Chasing the flaw

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The innovative use of X-rays for the line-end product inspection allows the efficacious control of each single item, accurately detecting production defects that are invisible with the naked eye. Without the limits of the standard sample check.

Identifying the presence of foreign bodies, noxious substances and materials inside foods and drugs, as well as the possible manufacturing defects of a device, invisible with the naked eye, allows companies to improve their manufacturing performances, taking advantage of a double aspect: a minor risk of withdrawal of entire production batches from the market, in case of serious incompliances, and higher economic and environmental sustainability. Thanks to an innovative system that integrates a conveyor belt and a smart device for the X-ray inspection, able to fulfil targeted precise detections on “sight unseen” products, without destroying them; installed at the line end, it enables the efficacious control of each single product, exceeding the limits of a standard sample check.

The idea developed by the Milanese start-up Xnext opens new prospects in the management of industrial processes, first of all in the food industry. An innovation boost that deserved the WPP Innovator award promoted by WPP (international-ranking company in the Communication Services sector), “Amici della Triennale” and “La Triennale di Milano”, dedicated to start-ups that have best expressed creativity, ingeniousness and entrepreneurship, applying the technological component to more traditional ambits, too.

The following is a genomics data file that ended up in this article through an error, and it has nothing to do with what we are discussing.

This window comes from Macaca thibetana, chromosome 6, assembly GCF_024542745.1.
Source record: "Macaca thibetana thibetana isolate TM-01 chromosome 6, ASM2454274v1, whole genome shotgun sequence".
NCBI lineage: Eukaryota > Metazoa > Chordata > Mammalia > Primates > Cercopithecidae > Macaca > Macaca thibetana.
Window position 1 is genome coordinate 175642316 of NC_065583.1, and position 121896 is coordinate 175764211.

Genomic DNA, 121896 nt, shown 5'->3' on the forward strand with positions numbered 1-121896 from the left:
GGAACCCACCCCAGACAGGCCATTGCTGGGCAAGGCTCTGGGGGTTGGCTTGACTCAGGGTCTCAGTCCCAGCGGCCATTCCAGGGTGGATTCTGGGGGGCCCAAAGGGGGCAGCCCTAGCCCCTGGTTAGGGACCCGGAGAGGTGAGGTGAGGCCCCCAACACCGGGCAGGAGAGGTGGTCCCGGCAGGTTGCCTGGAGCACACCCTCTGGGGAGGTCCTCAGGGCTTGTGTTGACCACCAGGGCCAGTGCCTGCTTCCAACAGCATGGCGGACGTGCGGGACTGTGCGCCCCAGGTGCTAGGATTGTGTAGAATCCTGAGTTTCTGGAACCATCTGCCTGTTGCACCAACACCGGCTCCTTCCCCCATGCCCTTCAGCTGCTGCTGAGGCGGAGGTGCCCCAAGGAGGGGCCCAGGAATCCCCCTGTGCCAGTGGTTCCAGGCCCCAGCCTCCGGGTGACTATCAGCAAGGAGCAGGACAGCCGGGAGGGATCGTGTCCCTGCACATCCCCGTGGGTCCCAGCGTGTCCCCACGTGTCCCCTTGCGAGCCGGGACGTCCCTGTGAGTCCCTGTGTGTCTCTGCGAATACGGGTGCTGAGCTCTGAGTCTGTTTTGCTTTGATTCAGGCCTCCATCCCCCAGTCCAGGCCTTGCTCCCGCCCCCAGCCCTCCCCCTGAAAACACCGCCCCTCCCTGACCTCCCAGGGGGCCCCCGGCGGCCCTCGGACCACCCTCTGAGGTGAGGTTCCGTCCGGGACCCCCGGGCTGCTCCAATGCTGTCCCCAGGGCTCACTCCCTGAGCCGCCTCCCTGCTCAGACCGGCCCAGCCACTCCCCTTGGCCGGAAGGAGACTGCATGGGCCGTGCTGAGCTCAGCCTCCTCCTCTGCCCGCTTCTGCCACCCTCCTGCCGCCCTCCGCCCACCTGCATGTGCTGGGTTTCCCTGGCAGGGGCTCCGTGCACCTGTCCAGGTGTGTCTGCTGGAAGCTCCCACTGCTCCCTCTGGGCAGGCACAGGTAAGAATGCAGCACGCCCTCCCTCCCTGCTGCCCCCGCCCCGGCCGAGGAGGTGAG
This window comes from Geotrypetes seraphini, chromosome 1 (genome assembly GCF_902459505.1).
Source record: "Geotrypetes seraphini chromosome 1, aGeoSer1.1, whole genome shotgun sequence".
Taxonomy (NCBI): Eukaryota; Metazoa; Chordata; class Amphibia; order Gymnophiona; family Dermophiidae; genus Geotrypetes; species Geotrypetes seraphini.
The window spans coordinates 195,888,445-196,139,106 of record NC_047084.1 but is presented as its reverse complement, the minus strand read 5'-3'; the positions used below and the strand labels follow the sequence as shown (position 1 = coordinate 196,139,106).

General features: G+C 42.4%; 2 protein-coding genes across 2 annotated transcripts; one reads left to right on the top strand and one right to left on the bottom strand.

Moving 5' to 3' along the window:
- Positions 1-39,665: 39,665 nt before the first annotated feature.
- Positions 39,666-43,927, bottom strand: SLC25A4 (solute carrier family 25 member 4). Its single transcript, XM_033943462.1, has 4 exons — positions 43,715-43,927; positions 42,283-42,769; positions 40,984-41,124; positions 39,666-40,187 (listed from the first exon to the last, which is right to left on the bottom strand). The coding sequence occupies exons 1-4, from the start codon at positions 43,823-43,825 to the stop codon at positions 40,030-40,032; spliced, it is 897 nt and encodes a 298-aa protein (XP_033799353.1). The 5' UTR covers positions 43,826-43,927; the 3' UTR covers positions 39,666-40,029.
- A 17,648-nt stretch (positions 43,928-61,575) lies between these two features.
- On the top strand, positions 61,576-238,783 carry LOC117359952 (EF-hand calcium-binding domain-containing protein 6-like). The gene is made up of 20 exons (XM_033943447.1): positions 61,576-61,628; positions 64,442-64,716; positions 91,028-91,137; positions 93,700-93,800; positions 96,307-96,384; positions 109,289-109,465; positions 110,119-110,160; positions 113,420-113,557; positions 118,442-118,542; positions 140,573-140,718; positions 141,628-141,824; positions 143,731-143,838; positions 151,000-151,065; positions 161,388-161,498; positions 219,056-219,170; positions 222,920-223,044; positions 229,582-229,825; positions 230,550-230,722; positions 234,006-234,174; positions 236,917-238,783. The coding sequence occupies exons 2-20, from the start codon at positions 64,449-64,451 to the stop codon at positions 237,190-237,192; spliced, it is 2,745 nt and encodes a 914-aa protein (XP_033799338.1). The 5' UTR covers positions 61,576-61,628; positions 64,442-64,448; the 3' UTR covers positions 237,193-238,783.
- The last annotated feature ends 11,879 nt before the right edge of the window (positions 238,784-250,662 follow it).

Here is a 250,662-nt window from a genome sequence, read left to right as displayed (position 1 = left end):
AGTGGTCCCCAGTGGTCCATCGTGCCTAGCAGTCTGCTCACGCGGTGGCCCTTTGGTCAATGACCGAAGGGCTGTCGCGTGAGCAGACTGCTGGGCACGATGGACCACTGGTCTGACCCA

The core of the system ideated by Xnext is XSpectra, a sensor for the real-time inspection that uses X-rays in innovative manner, analysing in real time the chemical-physical characteristics of materials and identifying the eventual presence of foreign bodies, not detected with the naked eye. In addition to the food sector, it can be applied in several industrial sectors to carry out non-destructive tests directly in the production line: pharmaceutical, tire control, household appliances, up to the material recycling and the implementation of safety controls in airports.

For the development of XSpectra, Xnext, start-up that employs sixteen workers and around fifty members acquired along the years through two crowdfunding operations, has spent over eight years in research and development, with an all-round approach encompassing the fields of photonics, nuclear electronics and artificial intelligence algorithms of deep learning.

Bruno Garavelli

The idea stems in 2011, when twenty years after their common university studies in Engineering, the two founders of Xnext, Bruno Garavelli and Pietro Pozzi, both with a professional past career in the aerospace sector, decide to join resources and competences gained on the field to solve, with an innovative approach, the still open problems of product quality control inside production lines. Facing the scandal of the milk contaminated by melamine, which in China reaped victims among kids, “we wondered whether might exist new technologies to carry out controls and chemical-physical analyses of food in production line – explains Bruno Garavelli, CEO of Xnext -. The project has involved research centres, enterprises and professionals and, in 2014, we started the pre-competitive development with the start-up establishment. From here began the commercial product development we accomplished last year. At present we are testing the system in various production ambits, first of all the food industry”.